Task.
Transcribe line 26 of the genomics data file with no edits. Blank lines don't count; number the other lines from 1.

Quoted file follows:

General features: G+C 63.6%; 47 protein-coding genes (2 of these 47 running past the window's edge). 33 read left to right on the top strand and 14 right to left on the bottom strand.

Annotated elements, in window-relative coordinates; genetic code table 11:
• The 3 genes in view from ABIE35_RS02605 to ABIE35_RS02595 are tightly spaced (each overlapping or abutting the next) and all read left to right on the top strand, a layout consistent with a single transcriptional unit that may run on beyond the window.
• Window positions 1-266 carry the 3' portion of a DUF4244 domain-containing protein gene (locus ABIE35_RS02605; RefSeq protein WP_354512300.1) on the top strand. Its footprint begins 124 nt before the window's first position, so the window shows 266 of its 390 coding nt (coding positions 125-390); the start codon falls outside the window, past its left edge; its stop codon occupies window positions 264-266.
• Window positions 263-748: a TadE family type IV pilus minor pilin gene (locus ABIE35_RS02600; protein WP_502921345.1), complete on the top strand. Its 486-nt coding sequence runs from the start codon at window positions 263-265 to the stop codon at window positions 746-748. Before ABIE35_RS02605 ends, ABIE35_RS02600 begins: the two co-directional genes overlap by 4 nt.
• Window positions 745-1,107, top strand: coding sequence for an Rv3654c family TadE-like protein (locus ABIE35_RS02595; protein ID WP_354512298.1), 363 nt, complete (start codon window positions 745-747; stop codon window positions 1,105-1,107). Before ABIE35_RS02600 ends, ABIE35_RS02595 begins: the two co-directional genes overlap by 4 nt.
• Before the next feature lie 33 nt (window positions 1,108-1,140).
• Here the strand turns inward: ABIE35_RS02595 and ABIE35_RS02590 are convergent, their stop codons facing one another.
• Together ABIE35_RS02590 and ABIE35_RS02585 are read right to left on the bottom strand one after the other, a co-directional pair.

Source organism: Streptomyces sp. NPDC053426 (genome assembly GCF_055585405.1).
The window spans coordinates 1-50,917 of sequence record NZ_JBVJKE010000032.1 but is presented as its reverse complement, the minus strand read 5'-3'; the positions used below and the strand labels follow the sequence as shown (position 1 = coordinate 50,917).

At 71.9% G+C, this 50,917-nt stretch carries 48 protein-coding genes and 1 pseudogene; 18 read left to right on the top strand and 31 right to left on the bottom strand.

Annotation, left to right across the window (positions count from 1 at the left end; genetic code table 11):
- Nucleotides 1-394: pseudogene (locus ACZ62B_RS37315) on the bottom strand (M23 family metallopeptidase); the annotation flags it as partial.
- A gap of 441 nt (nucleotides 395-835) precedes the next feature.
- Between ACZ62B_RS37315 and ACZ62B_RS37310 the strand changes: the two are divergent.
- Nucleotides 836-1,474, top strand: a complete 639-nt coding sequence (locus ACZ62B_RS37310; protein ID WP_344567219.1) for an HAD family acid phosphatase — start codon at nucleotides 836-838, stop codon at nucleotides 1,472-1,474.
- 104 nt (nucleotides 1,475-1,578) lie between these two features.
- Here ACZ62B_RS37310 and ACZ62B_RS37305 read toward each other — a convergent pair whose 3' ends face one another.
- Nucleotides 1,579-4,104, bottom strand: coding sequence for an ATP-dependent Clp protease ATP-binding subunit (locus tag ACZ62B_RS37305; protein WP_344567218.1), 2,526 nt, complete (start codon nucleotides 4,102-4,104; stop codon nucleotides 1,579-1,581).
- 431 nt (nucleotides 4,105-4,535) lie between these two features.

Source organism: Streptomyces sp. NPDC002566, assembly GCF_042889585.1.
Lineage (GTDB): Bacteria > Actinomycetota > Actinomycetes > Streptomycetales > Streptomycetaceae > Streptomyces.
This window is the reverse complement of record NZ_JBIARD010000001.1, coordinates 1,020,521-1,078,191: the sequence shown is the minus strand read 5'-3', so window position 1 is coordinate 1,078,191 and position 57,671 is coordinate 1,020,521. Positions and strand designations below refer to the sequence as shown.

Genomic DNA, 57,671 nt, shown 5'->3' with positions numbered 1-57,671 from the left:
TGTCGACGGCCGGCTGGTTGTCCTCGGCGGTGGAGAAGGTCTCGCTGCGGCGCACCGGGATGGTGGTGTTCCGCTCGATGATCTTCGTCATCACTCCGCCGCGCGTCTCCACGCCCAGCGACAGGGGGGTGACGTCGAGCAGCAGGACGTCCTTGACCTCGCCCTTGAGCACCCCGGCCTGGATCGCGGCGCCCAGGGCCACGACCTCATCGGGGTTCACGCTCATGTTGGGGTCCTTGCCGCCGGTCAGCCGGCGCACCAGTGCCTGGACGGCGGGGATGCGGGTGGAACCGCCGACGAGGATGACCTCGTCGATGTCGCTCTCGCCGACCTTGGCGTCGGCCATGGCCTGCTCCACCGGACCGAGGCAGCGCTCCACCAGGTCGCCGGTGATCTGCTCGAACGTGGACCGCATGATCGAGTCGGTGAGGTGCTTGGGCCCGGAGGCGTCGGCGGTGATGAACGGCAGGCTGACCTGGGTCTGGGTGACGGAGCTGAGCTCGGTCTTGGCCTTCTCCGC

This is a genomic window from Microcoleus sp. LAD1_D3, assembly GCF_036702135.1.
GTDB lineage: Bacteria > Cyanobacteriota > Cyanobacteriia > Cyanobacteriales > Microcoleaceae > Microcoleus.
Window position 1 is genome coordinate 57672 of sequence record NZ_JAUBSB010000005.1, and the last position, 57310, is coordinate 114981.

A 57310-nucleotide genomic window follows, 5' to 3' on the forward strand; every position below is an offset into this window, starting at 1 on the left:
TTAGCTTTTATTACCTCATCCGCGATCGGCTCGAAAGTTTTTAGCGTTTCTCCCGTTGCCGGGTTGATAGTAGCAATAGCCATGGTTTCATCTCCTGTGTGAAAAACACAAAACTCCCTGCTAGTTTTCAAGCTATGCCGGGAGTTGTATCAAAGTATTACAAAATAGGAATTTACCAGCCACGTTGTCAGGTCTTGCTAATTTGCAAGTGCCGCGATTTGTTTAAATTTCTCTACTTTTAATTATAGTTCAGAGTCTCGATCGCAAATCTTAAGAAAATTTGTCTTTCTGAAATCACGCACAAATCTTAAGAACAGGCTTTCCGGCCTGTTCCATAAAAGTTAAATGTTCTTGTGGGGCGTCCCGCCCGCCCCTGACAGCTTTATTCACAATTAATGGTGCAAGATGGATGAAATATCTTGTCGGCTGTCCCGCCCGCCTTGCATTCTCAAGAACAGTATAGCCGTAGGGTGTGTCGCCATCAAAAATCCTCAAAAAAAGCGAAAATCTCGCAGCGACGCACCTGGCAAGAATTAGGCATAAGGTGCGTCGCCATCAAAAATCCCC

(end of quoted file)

TGTCGACGGCCGGCTGGTTGTCCTCGGCGGTGGAGAAGGTCTCGCTGCGGCGCACCGGGATGGTGGTGTTCCGCTCGATGATCTTCGTCATCACTCCGCCGCGCGTCTCCACGCCCAGCGACAGGGGGGTGACGTCGAGCAGCAGGACGTCCTTGACCTCGCCCTTGAGCACCCCGGCCTGGATCGCGGCGCCCAGGGCCACGACCTCATCGGGGTTCACGCTCATGTTGGGGTCCTTGCCGCCGGTCAGCCGGCGCACCAGTGCCTGGACGGCGGGGATGCGGGTGGAACCGCCGACGAGGATGACCTCGTCGATGTCGCTCTCGCCGACCTTGGCGTCGGCCATGGCCTGCTCCACCGGACCGAGGCAGCGCTCCACCAGGTCGCCGGTGATCTGCTCGAACGTGGACCGCATGATCGAGTCGGTGAGGTGCTTGGGCCCGGAGGCGTCGGCGGTGATGAACGGCAGGCTGACCTGGGTCTGGGTGACGGAGCTGAGCTCGGTCTTGGCCTTCTCCGC